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Tuesday, January 30, 2018

Jump On The #MeToo Bandwagon

Why do women come in droves with the #MeToo and #TimesUp movement? Because there is safety in numbers.

I have heard people dismissing these movements, claiming the allegations as nothing but an effort to get fame or money. I silently weep every time I hear it.

Last year I wrote an article in Indonesia about infidelity. It went viral with over 2 million recorded hit just on my blog, the only thing Indonesia's netizens talked for a week with my face pretty much on everywhere, and secured me a book deal on self-help.

The reason was because I inadvertantly started a #MeToo movement. Men having an affair is considered normal there, especially if you have money or power. It is also taboo to speak ill of your husband or to air your woes.

What do women do when it happened to them? They cry in silence. They vent to their closest friend. They have to just accept it, as divorced women are considered second class citizen by many.

When I break that door in Jack Torrance style, I made it known that their, our, situation is far too common. That it is not just celebrity or high rollers who can fight when things like this happen to them. That, most importantly, they are not alone.

The comment in that blog article reach over 1500, and I still get a new one now and then. The reaction is the same: "Oh my God!! That happens to me too!!" A lot of them use anonymous name, but their voice, their feeling is still there. And, maybe for the first time, their experience is validated.

Will any of them speak out publicly had it not been because of the viral article? Maybe not. There is too much at stake. As I said, it is considered ill-mannered to 'air your dirty laundry'. You'll get blamed and scolded instead, and your life will be extra miserable.

I, on the other hand, has nothing to lose. It's the perk of living in a free society 8000 miles away from home. A simple share and like on Facebook, and boom, the floodgate was opened. It's not okay anymore to have an affair. It will not be overlooked that easily.

This is, in a much larger scale, essentially what happened with #MeToo movement in the US. It's not 'jumping on the bandwagon', it's 'finally collectively loud enough to make my voice heard'. It's 'finally collectively big enough to make it matters'.

One allegations, two, it wont save you. Ke$ha, for instance, in 2016 accused Dr. Luke of sexual assault. The common reaction I saw for that case was: "Who is she anyway?" "She knows it's coming," "Why does this even matter?" Not many celeb was willing to take a stand and support her.

Even now, the gesture still stand. Celebs and commoners rallied up against those who already got thrown under the bus, but not those who are still prominent enough to sit on the bus with them. It's both 'cover my ass' and 'pitchfork mob' mentality.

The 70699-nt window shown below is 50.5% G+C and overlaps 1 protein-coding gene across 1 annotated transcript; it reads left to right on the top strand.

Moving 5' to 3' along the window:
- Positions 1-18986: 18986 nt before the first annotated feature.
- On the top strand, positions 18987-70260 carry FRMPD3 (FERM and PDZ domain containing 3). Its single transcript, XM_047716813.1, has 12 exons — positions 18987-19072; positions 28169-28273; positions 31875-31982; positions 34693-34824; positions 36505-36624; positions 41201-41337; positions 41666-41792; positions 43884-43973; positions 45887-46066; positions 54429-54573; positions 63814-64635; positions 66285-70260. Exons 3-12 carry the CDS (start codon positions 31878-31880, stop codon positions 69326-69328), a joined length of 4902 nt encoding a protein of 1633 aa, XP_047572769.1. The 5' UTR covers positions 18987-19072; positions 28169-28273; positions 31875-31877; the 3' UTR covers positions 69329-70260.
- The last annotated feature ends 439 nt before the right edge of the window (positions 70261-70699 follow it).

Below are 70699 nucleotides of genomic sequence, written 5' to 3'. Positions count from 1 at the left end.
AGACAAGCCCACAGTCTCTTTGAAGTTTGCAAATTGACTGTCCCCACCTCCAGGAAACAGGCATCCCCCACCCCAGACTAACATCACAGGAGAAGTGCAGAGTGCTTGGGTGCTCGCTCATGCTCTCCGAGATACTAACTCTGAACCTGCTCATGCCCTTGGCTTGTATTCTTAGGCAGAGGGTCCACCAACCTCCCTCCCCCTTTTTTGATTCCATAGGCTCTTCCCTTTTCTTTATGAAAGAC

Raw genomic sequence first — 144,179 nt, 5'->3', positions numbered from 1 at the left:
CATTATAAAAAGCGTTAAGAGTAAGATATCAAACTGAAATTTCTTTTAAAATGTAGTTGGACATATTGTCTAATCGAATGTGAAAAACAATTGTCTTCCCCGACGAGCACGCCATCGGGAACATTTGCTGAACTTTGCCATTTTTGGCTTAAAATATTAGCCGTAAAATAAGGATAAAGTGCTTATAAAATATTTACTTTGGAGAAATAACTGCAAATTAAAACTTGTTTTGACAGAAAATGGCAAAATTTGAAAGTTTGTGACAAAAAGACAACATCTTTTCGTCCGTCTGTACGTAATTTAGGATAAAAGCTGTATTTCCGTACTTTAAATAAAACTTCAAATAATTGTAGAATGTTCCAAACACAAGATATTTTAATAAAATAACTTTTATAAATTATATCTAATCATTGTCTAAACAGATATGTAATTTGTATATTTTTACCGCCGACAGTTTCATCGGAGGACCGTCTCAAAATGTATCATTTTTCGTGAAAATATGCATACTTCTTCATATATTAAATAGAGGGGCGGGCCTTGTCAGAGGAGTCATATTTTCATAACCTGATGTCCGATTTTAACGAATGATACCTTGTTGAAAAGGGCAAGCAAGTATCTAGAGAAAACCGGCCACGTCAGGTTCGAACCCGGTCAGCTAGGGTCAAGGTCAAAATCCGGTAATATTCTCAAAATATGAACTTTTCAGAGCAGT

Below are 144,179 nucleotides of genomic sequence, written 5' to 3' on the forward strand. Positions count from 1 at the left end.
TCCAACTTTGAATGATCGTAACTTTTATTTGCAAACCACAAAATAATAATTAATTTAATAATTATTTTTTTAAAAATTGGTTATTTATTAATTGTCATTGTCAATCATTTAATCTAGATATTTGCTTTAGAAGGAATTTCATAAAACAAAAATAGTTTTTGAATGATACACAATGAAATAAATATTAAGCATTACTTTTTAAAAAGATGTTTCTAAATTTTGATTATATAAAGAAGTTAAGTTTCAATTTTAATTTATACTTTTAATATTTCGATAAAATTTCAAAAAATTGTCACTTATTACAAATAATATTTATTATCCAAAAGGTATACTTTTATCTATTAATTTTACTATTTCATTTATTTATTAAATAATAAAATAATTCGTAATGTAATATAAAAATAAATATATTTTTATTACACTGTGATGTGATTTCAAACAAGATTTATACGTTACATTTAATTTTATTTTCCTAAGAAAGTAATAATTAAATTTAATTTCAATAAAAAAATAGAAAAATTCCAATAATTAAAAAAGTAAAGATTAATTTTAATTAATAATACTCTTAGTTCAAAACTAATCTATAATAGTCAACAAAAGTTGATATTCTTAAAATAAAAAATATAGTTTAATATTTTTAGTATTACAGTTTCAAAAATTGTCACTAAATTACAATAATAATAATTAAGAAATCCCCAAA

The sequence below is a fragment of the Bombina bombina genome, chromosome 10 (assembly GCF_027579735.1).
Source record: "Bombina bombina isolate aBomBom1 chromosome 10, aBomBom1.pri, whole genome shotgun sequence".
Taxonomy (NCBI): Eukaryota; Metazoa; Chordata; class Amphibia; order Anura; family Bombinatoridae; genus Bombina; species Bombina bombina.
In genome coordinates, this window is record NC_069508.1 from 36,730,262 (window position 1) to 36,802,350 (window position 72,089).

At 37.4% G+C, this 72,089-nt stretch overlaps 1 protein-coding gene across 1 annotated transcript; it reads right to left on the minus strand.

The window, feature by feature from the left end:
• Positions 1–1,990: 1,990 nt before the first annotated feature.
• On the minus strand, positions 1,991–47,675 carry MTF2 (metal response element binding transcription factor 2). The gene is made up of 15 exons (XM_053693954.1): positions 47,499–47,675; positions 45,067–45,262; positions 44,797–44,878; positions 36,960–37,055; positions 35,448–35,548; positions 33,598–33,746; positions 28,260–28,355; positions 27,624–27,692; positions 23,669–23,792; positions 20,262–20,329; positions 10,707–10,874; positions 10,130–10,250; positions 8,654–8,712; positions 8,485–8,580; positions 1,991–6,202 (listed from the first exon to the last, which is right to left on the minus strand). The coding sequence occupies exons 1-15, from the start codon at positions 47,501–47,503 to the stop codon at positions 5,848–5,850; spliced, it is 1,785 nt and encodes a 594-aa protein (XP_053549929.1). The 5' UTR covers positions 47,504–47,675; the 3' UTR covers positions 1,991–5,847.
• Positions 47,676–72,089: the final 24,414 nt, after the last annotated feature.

And you wonder why these women (and men) didn't come sooner? As if you would actually hear their voice and make a stand for them? As if you wouldn't just dismissed it with "It's expected from the industry"? Because taking a stand by yourself is useless. You need an army to move the mountain.

Even right now, I still hear people saying: "They could have said no. They could have not put themselves in that position." You know what the perpetrator could also do? Not abusing their power. Not taking advantage of the people who had to work with them. Not choosing to sexually assault people.

This is the real, real core of #MeToo movement: a wake up call that such abuse of power is intolerable, that you cannot just do what you please and think it is okay. That respect and consent is vital. This is the core idea that, as you can see, can easily be implemented in many, if not all, aspect of life.

What we also learned from #MeToo is how society as a whole may choose to silence the dissenting voices to stabilize and preserve the status quo, i.e. to keep things as it is. Unless there is something big enough to wreak havoc and disrupt the society, nothing will change.

It is up to us as individual to stand up for things we truly believe in, and have balls to defend what we think it's right, even if we are the only No in the sea of Yes. You'll never know how many other 'No's that you might find, or how many other people that will say: "Oh my God, me too!!"

It involves looking at things objectively, comparing only datas and facts and steer clear from opinions and hearsays. It involves being empathatic. You may not agree on one's action or you may think it is not what he/she described, but that doesn't mean his/her feeling is not valid. So yes, it will be very hard.

Can we do it? Of course we can. We abolished slavery. We made progress in equality. We are more aware in the plight of our surrounding, both human and nature. Now we are tackling respect and consent. We have progressed so much as a race, and it's not gonna stop anytime soon. Yes. Yes, we can.

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